“Cognitive neuroscientist Heather Berlin at the Icahn School of Medicine at Mount Sinai says we know a little bit about what’s going on. Berlin studies the neuroscience of imagination, creativity and improvisation. And for those people who might be facing writer’s block? “There’s really no prescribed medication,” Berlin says. “There is no real magic pill.”’

Instead, she says, creativity depends on which part of the brain you might be using.

“When [people] are improvising, there tends to be a pattern of activation where they have decreased activation in a part of the brain called the dorsolateral prefrontal cortex,” Berlin says. “And that part of the brain has to do with your sense of self, your sort of inner critic, making sure that your behavior conforms to social norms.”

“Translation? When you’re at your most creative, “basically you lose your sense of self,” Berlin says. “You kind of release your inhibition. The second you become too self-aware that comes back online and you lose that flow state.”’

“In addition to losing inhibitions, people who are in a creative state have increased activation in a part of the brain called the medial prefrontal cortex, which has to do with the internal generation of ideas. In other words, the ideas are coming from within.”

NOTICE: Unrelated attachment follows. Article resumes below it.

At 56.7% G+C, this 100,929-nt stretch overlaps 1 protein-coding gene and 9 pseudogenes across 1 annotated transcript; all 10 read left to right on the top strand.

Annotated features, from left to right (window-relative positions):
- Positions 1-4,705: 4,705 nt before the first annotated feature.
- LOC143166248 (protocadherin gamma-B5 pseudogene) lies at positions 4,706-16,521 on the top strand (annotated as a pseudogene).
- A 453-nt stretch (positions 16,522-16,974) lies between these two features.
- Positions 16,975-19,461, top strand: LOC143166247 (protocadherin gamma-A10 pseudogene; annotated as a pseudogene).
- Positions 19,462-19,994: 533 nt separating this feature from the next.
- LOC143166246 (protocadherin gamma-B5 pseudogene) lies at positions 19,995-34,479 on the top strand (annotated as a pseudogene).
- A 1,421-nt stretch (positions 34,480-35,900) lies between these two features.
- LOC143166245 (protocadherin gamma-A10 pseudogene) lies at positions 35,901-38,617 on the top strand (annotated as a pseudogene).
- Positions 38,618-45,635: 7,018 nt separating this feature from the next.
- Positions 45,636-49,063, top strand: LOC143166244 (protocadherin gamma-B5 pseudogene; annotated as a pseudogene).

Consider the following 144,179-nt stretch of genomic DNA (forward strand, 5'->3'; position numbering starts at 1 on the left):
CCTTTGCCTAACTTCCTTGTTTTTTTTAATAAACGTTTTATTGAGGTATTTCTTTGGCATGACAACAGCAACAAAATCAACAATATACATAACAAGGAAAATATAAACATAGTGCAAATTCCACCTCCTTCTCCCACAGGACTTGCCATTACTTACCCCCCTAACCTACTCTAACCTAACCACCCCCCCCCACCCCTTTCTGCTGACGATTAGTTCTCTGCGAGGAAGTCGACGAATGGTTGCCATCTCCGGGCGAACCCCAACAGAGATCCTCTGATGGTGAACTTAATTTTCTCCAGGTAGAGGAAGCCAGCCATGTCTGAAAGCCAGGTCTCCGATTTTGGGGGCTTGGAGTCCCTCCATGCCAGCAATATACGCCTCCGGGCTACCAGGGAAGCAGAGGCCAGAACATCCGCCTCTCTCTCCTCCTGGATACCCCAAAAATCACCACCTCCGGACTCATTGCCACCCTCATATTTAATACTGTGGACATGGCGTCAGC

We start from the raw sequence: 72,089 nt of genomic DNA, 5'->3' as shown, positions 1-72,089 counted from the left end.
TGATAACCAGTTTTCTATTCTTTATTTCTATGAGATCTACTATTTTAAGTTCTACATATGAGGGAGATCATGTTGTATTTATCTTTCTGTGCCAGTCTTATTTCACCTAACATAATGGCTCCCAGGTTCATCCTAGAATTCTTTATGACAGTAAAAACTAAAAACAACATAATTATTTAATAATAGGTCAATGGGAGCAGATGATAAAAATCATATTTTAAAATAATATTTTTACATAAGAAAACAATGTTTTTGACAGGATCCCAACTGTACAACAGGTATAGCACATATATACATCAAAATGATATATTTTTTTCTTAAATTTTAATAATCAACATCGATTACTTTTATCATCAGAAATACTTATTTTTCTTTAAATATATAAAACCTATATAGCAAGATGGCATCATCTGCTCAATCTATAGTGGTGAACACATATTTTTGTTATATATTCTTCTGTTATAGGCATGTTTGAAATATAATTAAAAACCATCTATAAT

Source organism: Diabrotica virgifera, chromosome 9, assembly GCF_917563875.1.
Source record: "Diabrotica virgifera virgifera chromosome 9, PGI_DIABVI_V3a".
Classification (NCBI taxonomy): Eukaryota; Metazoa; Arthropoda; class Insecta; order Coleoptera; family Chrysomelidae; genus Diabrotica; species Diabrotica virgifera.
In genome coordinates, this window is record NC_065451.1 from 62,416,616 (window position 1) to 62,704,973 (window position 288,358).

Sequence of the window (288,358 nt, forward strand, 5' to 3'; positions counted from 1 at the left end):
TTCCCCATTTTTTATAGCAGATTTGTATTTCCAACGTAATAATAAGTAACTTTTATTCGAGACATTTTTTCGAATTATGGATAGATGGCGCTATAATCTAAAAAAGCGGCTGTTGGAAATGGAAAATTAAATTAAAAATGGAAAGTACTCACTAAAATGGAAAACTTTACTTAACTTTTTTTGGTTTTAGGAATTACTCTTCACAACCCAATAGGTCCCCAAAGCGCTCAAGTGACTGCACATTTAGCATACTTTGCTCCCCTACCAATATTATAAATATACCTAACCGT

“Some people, when they’re in the flow state … a lot of people say ‘It feels like it’s flowing through me. It’s coming from someplace else,’ you know, ‘It’s coming so naturally I don’t even have to think about it,’” Berlin says. “It’s called liberation without attention. You can only keep a certain number of variables in mind when you’re thinking about something consciously. But if you let it go, you actually can come to a greater understanding because the unconscious can do much more complex processing.”

“For those suffering from creative block, Berlin has some practical advice:”

“You have to take in all the information and then go for a walk,” Berlin says. “Go out, do something else. Because those people who sit there and just obsess over thinking about it too much, using your prefrontal cortex you’re actually limiting yourself. So letting it go can actually help you get over, let’s say a writer’s block or a creative block.”